Yet another blog is up and running regarding CR updates. The TomCandiceandCostaRica blog will be dismantled soon as Costa Rica fully merges into our lives. Then, weekly updates to the church will be posted on a seperate blog ( leccostarica.blogspot.com) while the daily details will be posted here, on our regular ol' site.

K, got it? Lets summarize:

This blog
- most the good stuff and daily stuff and stuff for family and friends.
LEC Costa Rica blog - weekly updates for extended church family, supporters, and anyone else who's interested... Mostly for those that are most interested in the Mission's happenings and not so much in posts about "The BIGGEST Toad EVER" type material.
TomCandiceandCostaRica - will only be around for another week or so.

Question: I'm actually contemplating setting up a twitter account... I'm wondering if it may be easier to update people on what we are up to on a more regular basis if I used a smaller medium, like twitter... And sketchy internet connection won't disable all communication considering I may be able to twitter from our CR cell.
What do you think???


A love list.

It's interesting to note all the things that I love in my day-to-day life here in Montreal. For me, at least. So often when we were living abroad, we would note things that we loved about where we were living and working. So why not do the same while living here?

Here's my love list about days I go to the office.
  1. The commuter train. It's punctual, safe, clean, and warm. The seats are comfy and I'm able to get a half hour of work done on the way in, and then again on the way home. This makes for a much shorter day at the office. I love that I get to break up my workday and be paid for my commuting time.
  2. The rush of the metro when it comes out of the tunnel to pick up passengers. The wind, the sound, the blurry streak. It stops, and we all step forward. It kind of gives you a rush.
  3. Picking up a skinny Chai tea Lattes from the Second cup on the walk to the office.
  4. Walking up the steps of the building. I know the appreciation of this one will probably fade quicker than the others, but I still get a little rush out of "I'm going to work. I'm getting paid. As a professional. In a clinic that helps at risk pregnant women in Montreal."
  5. The francophone work place. Yes this has it's challenges, but it's amazing how much the language acquisition and survival skills I learned to use while in Spanish settings have translated into this French setting.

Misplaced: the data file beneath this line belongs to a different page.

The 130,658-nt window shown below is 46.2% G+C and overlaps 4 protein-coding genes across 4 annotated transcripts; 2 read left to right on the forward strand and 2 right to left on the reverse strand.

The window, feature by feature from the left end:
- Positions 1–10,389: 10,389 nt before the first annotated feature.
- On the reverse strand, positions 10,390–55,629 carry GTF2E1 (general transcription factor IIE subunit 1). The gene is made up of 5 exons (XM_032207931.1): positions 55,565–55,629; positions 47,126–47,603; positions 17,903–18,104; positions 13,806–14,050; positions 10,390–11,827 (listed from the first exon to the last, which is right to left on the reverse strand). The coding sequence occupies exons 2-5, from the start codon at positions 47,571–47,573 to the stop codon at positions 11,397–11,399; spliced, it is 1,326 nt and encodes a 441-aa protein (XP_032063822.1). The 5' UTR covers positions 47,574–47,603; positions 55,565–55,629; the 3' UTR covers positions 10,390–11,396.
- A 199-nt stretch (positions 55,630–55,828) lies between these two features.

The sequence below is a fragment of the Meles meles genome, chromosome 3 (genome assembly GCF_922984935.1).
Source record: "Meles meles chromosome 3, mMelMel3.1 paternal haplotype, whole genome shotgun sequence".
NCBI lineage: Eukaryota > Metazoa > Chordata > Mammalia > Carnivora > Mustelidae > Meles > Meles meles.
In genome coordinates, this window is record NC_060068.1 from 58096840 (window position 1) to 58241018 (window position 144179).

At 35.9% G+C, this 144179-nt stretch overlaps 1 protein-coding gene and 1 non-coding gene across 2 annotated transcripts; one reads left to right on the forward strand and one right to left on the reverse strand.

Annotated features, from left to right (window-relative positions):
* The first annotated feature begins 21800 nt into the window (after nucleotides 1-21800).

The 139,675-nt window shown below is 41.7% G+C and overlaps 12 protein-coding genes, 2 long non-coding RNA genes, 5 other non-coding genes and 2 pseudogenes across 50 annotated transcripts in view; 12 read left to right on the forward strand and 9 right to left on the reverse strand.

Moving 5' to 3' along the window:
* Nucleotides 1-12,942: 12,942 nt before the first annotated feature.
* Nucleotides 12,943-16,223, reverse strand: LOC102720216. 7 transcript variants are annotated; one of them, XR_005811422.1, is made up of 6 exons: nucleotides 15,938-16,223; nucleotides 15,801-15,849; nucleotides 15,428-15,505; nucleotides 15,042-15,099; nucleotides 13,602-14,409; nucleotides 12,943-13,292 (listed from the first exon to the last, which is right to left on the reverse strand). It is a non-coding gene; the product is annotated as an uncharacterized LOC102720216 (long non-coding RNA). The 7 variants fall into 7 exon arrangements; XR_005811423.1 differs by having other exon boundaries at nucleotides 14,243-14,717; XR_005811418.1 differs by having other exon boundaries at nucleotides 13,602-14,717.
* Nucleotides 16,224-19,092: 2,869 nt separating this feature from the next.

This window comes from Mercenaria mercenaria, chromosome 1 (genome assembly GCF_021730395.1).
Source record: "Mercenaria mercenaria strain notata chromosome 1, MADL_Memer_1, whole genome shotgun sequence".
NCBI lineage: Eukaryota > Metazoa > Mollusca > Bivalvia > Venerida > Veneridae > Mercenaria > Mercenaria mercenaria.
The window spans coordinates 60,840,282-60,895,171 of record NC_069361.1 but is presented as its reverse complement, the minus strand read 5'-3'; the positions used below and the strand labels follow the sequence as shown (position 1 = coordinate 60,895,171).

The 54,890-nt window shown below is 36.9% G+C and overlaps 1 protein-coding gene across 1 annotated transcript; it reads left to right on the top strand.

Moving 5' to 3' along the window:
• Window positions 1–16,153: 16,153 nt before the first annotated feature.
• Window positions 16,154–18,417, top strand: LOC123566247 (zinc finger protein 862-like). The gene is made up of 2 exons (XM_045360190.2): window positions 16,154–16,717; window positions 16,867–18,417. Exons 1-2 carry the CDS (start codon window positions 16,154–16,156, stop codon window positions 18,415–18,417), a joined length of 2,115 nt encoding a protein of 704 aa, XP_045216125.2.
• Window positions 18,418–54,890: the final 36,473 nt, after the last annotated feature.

6. Being productive during the day in a readily recognized, tangible way. Sometimes the hardest part about mission work was going to bed at the end of the day and not being able to place your finger on what exactly you did that day. Worked? Most definitely! But in a much different way than when you are working for an employer. During my days at the office (or working from home) it's nice to be able to point to something and say 'That. I did that today." I do miss many of the aspects of mission work, but this post is to focus on what I'm loving about what I'm doing right now.
  7. Chatting with Tom online. We're connected to each other pretty much all day via gmail chat... and I love it. It's so nice to get home at the end of the day and already have a good idea of how his day went.
  8. Heading home. No matter how well my day went, it's always nice to be homeward bound. I leave at 3:30 to catch the train, which gets me home in good time to get a homemade healthy supper on the go and tidy up before Tom gets home.
  9. Tom getting home. My heart still skips a beat when I hear his key in the door. No matter where in the world we are.
  10. Not having to always work in the evenings as well. This is the first time in, well, ever that I haven't had to study during the evening or run a dozen programs from our home throughout the week. We do participate in programs, and will be hosting a weekly one soon, but the higher-than-ever-before down time is so appreciated right now. But I'm sure that will come to an end before we know it!

Wordless Wednesday


Season of Change

Harvest has always been special to me.

As a little girl, I would play on the floor of the combine with a little dump-truck full of grain while my mom and I rounded the fields, and my dad drove the (real) truck. As the years past, so did life. Soon I was rounding the fields by myself. The long hours on the slow-moving combine were often spent contemplating the up-coming year. Harvest has always aligned with big changes.

I remember worrying for hours on end about starting grade 9, then grade 10, 11, and then 12. My graduating year! I still distinctly remember the harvest season right before I went off to university in Brandon... That was the first year I couldn't help to completion. The next years' combining hours were spent contemplating Winnipeg and the big bad University of Manitoba. Then I got got a summer job in the city, and no longer came home for the summer. Thankfully I had a boss that would grant time off when the weather was good and the harvest was ready.

Then, the harvest after I graduated from university, I rounded the fields in the combine for the last time as a Baker. Yet again harvest was upon us and big changes were on the horizon. I drove those hours dreaming of the up-coming wedding, and how life would be like in Montreal with Tom.

I also wondered if it would be my last time helping at harvest.

The following year we were unable to make it back.

But this year, we were here!
Back and better (two for one special).

But how ironic that changes are on the horizon... Thank goodness for those long hours on the combine to contemplate!


Blogger MB

Shall I meet some of you ladies tonight?!
What can I bring?!
What time are we gathering?!

And, to answer one of my biggest questions, can someone please e-mail me the address? ;)

Oh yeah, and are any other guys going?

!!!Can't wait to meet you!!!